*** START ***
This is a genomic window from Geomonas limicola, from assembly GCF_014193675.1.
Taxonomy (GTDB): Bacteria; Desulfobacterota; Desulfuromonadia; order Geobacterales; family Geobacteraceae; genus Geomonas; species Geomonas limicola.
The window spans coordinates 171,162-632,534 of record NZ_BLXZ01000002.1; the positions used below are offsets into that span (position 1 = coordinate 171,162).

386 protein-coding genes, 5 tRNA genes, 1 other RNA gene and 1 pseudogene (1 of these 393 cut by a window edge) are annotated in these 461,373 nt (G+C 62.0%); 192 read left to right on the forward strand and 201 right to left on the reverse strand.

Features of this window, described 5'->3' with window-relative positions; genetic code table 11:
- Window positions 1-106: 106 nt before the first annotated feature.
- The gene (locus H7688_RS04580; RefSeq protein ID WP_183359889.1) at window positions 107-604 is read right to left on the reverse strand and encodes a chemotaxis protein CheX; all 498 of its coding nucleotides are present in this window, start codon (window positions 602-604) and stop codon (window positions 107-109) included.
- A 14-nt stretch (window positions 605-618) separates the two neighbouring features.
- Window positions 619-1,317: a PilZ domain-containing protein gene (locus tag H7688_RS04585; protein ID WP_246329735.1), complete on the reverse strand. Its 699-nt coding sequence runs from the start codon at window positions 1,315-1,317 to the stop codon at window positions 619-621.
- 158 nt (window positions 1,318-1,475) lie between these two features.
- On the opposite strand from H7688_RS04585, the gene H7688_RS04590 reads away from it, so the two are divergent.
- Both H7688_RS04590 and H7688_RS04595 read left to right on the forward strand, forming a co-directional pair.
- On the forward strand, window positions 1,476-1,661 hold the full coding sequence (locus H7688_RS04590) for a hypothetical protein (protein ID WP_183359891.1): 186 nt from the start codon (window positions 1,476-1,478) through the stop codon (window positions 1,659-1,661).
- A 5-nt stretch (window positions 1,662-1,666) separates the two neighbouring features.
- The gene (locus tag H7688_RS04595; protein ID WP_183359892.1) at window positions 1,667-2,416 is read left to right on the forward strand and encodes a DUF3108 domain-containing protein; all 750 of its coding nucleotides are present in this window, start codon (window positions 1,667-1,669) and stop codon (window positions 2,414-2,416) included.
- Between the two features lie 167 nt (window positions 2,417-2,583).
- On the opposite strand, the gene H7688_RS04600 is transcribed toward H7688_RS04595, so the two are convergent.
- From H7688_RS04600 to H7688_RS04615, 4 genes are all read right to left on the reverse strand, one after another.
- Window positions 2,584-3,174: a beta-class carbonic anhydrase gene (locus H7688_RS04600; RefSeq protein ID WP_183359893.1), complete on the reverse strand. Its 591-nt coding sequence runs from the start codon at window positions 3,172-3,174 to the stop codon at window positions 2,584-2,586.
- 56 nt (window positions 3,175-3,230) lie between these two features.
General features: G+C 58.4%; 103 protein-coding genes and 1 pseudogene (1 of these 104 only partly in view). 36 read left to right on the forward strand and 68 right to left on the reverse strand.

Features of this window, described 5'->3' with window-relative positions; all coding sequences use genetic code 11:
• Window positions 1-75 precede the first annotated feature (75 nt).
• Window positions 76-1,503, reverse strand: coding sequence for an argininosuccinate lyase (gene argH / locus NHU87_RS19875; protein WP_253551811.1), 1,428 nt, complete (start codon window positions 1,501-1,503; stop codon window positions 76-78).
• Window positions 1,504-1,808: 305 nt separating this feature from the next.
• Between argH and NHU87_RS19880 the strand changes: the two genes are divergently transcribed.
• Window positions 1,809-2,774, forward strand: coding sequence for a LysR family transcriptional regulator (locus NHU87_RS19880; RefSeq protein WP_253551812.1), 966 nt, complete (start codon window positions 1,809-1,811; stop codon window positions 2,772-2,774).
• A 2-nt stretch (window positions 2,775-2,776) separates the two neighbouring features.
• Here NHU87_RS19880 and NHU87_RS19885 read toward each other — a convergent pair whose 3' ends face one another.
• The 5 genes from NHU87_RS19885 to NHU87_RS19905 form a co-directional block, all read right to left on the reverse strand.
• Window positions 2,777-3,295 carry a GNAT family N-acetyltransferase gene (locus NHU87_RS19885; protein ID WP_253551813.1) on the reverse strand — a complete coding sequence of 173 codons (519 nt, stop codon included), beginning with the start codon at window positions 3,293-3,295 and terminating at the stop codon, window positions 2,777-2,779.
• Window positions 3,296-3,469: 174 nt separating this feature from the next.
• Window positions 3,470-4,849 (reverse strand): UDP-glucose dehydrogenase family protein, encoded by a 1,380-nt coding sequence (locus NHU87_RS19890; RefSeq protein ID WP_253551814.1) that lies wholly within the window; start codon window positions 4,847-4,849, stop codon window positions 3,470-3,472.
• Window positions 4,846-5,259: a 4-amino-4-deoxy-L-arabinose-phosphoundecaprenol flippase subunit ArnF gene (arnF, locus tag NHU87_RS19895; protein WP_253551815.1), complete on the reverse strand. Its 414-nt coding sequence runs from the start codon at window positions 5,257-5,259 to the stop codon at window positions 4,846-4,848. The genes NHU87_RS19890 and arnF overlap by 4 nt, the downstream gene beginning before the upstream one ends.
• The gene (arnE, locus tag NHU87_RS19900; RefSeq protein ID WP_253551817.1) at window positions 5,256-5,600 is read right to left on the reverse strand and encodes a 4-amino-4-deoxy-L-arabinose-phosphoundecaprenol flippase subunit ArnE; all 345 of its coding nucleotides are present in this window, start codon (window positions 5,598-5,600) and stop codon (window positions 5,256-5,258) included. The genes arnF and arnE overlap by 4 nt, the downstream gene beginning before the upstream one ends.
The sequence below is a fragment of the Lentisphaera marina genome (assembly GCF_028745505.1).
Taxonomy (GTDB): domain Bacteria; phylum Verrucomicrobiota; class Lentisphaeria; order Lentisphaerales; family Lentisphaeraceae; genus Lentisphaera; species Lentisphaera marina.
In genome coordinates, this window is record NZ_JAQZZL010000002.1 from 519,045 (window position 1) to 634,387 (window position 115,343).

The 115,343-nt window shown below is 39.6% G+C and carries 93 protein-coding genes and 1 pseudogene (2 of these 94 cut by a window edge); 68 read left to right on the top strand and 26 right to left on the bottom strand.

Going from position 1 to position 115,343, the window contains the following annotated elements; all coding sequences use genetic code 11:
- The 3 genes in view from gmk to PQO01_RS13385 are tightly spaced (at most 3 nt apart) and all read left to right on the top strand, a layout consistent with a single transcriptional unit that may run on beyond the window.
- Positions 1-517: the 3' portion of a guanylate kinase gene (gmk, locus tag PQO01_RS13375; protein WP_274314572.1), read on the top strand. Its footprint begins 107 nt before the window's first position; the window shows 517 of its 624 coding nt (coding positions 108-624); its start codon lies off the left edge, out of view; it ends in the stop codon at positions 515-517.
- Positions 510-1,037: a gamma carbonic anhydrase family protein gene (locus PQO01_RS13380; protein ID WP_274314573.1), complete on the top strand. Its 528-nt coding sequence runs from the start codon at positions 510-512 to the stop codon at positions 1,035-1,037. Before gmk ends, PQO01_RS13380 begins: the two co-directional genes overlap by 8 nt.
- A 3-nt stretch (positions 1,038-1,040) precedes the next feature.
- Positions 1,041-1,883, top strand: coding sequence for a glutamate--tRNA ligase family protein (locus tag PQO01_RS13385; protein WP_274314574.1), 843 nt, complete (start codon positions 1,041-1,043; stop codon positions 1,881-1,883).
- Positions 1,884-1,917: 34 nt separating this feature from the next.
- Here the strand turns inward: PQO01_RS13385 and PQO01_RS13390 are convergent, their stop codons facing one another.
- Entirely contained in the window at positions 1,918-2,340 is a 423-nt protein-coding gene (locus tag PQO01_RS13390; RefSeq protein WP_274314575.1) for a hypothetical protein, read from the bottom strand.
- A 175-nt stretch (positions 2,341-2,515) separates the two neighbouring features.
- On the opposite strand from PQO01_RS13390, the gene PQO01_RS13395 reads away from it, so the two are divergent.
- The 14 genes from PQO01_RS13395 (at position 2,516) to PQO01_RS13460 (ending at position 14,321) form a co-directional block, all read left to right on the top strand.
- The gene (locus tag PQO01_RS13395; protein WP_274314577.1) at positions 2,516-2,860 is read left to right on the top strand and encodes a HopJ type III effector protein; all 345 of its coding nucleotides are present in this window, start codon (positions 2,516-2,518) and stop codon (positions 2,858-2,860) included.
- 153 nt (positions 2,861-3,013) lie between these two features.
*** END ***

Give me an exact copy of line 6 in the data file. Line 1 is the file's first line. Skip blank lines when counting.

- Window positions 1-106: 106 nt before the first annotated feature.